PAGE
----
House Minority Leader John Boehner stood in shirt-sleeves between rows of raw lumber to explain that the pledge was drafted by listening to the American people and reflected their number one priority -- jump-starting the American economy.
"Our pledge to America is that Republicans stand ready to get it done, beginning today," Boehner said.
Rep. Kevin McCarthy (R-Cali.), the man who led the effort to draft the Pledge, said he blamed the Obama administration's "disastrous policies" for the country's current economic struggles.
"The land of opportunity has become the land of shrinking prosperity," he said. "From the bill to bailout the banks to the stimulus that failed to stimulate anything but the deficit to the government takeover over health care, [the American people] said stop. Well, we heard you, we heard you loud and clear."
Unlike Republicans' 1994 Contract With America, no candidates or members of Congress will sign the Pledge and no group will march up the Capitol steps to support it. And while the 1994 Contract aggressively promised to enact term limits, amend the Constitution to require a balanced budget and cut off welfare payments to teen moms, the 2010 document softens the tone and broadens the focus to include familiar GOP proposals on health care, national security and shrinking the size of federal government.
Boehner explained that the Pledge covered five areas -- jobs and the economy, lowering government spending and reducing the size of government, repealing the recently passed health care law, reforming Congress, and strengthening national security.
In each area, the GOP makes several specific policy proposals. Under spending and taxes, for example, the document proposes a ban on future tax hikes and a freeze on federal spending at 2008 levels. To reform Congress, Republicans say they will cut Congress' budget and will require a citation within every proposal to the language in the Constitution that gives Congress the authority to enact the law. To rein in the size of the government, they would impose a federal hiring freeze.
While the document is heavy on economic themes, it is decidedly light on social issues, which literally fall to the back of the line. A proposal to permanently end federal funding for abortion is listed last under the health care proposals, while enforcing immigration laws and strengthening American borders are mentioned only at the end of the portion on national security.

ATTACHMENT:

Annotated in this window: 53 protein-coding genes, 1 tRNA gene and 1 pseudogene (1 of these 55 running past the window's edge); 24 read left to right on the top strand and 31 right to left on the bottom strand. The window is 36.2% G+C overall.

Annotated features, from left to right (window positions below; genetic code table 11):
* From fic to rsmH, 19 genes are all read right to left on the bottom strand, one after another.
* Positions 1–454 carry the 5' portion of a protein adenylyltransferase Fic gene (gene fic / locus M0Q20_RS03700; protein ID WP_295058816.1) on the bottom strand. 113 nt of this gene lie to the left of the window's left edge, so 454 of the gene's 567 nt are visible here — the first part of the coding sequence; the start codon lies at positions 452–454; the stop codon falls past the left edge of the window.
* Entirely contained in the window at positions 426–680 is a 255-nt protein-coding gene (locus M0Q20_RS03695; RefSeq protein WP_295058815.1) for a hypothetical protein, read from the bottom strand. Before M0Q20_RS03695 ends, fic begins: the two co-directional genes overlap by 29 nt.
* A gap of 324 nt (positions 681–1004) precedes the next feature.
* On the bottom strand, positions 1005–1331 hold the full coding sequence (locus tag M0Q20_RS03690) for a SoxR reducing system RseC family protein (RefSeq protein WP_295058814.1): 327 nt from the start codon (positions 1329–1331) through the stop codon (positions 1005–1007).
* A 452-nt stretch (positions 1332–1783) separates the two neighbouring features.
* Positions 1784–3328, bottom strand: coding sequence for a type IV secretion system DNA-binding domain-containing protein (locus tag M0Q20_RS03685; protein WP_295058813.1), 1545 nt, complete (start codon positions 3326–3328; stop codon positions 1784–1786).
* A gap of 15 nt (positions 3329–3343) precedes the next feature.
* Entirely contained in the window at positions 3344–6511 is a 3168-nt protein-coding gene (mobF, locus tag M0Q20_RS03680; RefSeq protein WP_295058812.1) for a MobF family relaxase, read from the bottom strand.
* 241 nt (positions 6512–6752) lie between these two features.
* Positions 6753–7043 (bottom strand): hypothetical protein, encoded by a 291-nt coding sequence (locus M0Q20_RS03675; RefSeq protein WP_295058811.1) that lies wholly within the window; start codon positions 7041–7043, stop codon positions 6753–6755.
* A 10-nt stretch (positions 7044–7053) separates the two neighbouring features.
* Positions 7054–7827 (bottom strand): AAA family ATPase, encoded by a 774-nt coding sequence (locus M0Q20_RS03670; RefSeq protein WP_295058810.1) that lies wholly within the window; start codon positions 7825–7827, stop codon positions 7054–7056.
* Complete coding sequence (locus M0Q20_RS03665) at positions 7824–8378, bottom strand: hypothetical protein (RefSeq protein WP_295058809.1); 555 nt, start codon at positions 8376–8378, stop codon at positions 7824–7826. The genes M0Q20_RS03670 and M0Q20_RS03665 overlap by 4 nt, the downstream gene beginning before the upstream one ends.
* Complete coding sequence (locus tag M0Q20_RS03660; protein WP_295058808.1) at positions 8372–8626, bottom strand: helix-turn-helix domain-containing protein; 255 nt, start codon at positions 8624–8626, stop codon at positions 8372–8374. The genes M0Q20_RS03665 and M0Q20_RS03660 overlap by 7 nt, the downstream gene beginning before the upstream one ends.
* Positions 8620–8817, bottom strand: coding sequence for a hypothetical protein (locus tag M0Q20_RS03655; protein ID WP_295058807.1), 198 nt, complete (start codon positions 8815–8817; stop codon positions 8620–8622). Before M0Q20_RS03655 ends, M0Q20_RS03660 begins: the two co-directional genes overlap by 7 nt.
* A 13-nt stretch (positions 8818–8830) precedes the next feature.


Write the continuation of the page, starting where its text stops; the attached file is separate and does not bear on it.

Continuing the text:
Even as Republicans released their document Thursday morning, Democrats called it nothing more than a repackaging of the same policies Republicans have pitched for years.
"We have seen this movie before and the American people walked out on it," said Doug Thornell, a senior adviser to Rep. Chris Van Hollen (D-Md.). "We don't need a sequel."
Conservatives were also quick to blast the pledge as insufficiently bold, pointing to the fact that the document does not call for a balanced budget amendment to the Constitution and makes no mention of what should be done about the 12.5 million illegal immigrants now in the country.
"It is a [series] of compromises and milquetoast rhetorical flourishes in search of unanimity among House Republicans because the House GOP does not have the fortitude to lead boldly in opposition to Barack Obama," Erik Erikson wrote at RedState.com.
Ryan Hecker, a Houston lawyer who was the impetus behind a Tea Party-backed document called the Contract From America, said that even though some of the items in the new Pledge are identical to parts of the Contract From America, Republicans in Washington cannot assume that releasing a set of promises will automatically win over Tea Party activists.
"They have to build legitimacy -- they don't have legitimacy right now," Hecker said of the Republican leadership. "They are the same Republicans, in many cases, who voted for TARP and did not put forth real conservative solutions over the course of six years when we had the presidency and both houses of Congress."
Boehner defended the document as Republicans' proposals for what House Speaker Nancy Pelosi and Senate Majority Leader Harry Reid should do before the end of the year, not a long-term governing agenda.
"It's not intended to be a party platform. It's not intended to cover everything under the sun," Boehner said. "It's what the American people are telling us right now."
James Gimpel, a professor of political science at the University of Maryland who wrote "Legislating the Revolution: The Contract With America in its First 100 Days," said that the Republicans' pledge today differs from the 1994 Contract With America in two important ways.
"Obviously, the biggest difference is the Republicans haven't been out of the majority for 40 years. It hasn't been that long since they were in control," he said. "The second-biggest difference is that they unveiled the Contract With America in 1994 not really believing that they would be taking the majority. Now, a sizable number of people think they will win at least the House. It makes them much more risk averse than they were then."